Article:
Essex County Probate and Family Court

On the Boston-North Shore, the Essex County Probate and Family Court has jurisdiction over divorce, paternity, child support, and custody matters including, but not limited to, parenting plans, termination of parental rights, and abuse prevention orders relating to those residing within Essex County.

No matter where you live, all matters are heard at one of the two courthouses listed below:

  • Essex Probate and Family Court, 36 Federal Street, Salem, MA 01970
  • Essex Probate and Family Court, 2 Appleton Street, Lawrence, MA 01840

How Judges Are Assigned to Cases

In Essex County, all new cases (and cases in progress) are assigned to a particular judge. The last two digits of the docket number of a file govern the judge responsible for all proceedings relating to that matter. Cases are assigned to the following judges:

  • 00-24 - Judge Blake
  • 25-49 - Judge Sahagian
  • 50-74 - Judge Abber
  • 75-99 - Judge Susan D. Ricci (may be replaced by the Honorable Theresa A. Bisenius)

Motions, trials, contempts, and other matters are heard on different days of the week - based on which judge is assigned to your case. For example, Judge Blake only hears motions on Mondays, Judge Abber hears motions on Tuesdays, Judge Ricci hears them on Wednesday, and Judge Sahagian hears motions on Fridays.

If You Do Not Have an Attorney, You Are Held
To the Same Standard as an Attorney Would

Each of the judges in the Essex County Probate and Family Court hold self-represented litigants to the same standard as lawyers. Given that self-represented people don't know the law, court procedures, how the judge is likely to decide, or other specific court requirements, the decision to handle a case on your own can often ruin your case in a matter of seconds. not know the law, the court procedures, what is reasonable, or how the judge will likely decide, he or she can often ruin their entire case in seconds.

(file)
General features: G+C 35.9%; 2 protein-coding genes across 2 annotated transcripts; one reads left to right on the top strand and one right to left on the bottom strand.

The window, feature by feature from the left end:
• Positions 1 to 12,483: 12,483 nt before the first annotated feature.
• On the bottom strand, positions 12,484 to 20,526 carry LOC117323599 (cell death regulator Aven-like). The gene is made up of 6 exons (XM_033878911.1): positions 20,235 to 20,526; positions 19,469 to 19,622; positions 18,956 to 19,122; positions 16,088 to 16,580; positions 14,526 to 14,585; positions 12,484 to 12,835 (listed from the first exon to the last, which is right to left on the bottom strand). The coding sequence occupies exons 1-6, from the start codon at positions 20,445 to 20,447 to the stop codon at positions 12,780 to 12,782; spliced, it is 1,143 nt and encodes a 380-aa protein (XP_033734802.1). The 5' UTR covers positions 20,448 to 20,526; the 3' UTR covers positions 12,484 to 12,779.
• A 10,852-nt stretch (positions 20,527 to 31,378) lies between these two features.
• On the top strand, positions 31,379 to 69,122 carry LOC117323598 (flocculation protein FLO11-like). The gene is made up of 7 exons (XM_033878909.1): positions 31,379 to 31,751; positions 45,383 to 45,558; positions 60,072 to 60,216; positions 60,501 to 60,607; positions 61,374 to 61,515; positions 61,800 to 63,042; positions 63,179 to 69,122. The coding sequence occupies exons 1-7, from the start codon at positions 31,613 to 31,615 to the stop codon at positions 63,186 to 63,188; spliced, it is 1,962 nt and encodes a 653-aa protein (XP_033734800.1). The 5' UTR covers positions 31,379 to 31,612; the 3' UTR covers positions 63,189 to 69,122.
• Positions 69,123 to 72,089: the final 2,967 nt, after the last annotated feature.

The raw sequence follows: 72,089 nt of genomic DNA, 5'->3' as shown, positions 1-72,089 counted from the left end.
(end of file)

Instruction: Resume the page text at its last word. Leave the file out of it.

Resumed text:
In any type of domestic relations matter, highly-charged emotions are expected and anticipated in the Essex Family Court. Judges, family service officers, and court officers see more action in a week than other courts - such as the Berkshire County or Dukes County - court sees in an entire year.

No matter what day of the week, allegations of a wife selling her husband's things on eBay, a father with ten aliases and prior convictions of drunk driving and drug trafficking, or a wife not being able to attend her children's school play because of mutual restraining orders are common. In some cases, the first one who arrives is the one who gets to stay.

When Divorce Involves Children...

Does your case revolve around parental fitness? If so, you will likely have a Guardian ad Litem or parenting coordinator assigned to your case. During the investigation, you will end-up in trouble if you are viewed as a parent making false allegations, general conclusions, or overblown charges about your spouse's parenting skills.